50 Los Angeles County Chief Administrative Office, Countywide Return to Work Assessment, January 3, 2003, pg. 3.

51 California Commission On Health And Safety And Workers' Compensation, Report On The Workers' Compensation Anti-Fraud Program, August 2001.

52 Memo to the Board of Supervisors from Tyler McCauley, Auditor-Controller and David Janssen, Chief Administrative Officer, Evaluation of County Risk Management Program, May 30, 2001. In this memo it was recommended the data be made available through the "Inclusion of the County's workers' compensation incident and claim records within the new Risk Management Information System (RMIS) recently approved by the Board."

53 County of Los Angeles Chief Administrative Office, Countywide Return to Work Assessment, January 31, 2003, pg. 6.

54 Warren, McVeigh & Griffin, Inc., Evaluation of the Risk Management Role of the County Counsel's Office, November 9, 2001, pg. 4.

55 Memo from Lloyd Pellman, Los Angeles County Counsel to Tyler McCauley, Los Angeles County Auditor- Controller, Evaluation of the Risk Management Role of the County Counsel's Office, December 13, 2001.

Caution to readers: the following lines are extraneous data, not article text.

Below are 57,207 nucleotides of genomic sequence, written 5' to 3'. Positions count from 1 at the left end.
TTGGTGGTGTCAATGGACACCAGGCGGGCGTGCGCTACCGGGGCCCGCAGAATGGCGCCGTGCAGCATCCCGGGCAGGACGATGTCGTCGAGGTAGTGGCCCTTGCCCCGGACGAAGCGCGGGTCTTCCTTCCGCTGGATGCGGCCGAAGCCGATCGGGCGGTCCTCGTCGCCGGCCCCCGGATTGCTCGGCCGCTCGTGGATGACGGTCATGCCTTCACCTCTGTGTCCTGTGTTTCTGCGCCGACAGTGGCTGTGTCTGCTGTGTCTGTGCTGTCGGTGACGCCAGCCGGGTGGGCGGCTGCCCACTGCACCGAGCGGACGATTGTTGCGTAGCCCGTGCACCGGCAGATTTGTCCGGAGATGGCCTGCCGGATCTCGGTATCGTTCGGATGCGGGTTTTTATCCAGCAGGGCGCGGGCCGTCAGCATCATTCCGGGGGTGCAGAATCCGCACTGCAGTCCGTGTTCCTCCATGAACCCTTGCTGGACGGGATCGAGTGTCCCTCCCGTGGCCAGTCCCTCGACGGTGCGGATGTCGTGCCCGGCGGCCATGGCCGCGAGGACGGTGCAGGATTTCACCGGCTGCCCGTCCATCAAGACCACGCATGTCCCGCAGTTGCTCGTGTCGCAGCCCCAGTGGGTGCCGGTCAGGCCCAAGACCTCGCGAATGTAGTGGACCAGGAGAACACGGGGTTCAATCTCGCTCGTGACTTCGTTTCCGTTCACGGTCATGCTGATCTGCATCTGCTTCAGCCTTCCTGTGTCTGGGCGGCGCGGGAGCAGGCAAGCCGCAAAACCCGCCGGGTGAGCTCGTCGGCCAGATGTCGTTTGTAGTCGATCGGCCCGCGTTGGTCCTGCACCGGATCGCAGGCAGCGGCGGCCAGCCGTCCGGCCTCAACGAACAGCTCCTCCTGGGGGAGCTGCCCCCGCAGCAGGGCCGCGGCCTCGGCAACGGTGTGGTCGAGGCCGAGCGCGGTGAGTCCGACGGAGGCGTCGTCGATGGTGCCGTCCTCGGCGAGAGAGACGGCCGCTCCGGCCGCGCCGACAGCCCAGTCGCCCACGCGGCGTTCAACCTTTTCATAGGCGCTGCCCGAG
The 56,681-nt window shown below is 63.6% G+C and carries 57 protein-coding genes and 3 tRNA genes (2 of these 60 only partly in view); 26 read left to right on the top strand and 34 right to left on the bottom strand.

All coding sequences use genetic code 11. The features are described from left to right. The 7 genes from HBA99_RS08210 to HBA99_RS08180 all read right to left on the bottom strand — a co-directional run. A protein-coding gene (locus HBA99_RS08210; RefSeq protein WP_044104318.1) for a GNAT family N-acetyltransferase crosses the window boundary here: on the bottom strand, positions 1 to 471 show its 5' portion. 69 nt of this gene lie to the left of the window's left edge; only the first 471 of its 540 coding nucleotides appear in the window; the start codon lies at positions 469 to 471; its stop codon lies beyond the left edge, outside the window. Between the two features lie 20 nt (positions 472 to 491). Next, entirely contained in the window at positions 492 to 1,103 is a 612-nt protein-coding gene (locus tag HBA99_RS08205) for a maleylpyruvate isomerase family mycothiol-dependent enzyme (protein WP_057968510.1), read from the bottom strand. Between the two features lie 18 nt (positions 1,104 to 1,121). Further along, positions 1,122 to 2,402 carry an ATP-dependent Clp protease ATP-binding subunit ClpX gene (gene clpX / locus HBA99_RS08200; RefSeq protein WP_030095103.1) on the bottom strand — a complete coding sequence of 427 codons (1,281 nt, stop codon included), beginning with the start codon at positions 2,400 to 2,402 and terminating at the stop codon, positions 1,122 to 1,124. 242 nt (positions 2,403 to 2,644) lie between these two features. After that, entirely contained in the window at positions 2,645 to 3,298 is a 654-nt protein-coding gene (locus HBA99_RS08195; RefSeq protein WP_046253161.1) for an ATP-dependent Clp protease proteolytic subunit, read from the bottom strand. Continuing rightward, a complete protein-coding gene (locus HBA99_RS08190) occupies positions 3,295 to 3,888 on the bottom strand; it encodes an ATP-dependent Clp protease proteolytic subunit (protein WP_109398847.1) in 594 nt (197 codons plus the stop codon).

56 Similar observations and recommendations were made by Warren, McVeigh & Griffin, Inc. in their report to the County of Los Angeles County entitled Evaluation of County of Los Angeles Risk Management Program, May 22, 2001, pgs 31-32.

57 Ibid. pg. 31 - Warren, McVeigh & Griffin also recommended "Enhancing the reporting system for both standardized and ad hoc reports."

58 AB 1099 - An act to amend Sections 1877.1 and 1877.3 of the Insurance Code, relating to insurance fraud, California Legislature, 2003-04 Regular Session, February 20, 2003.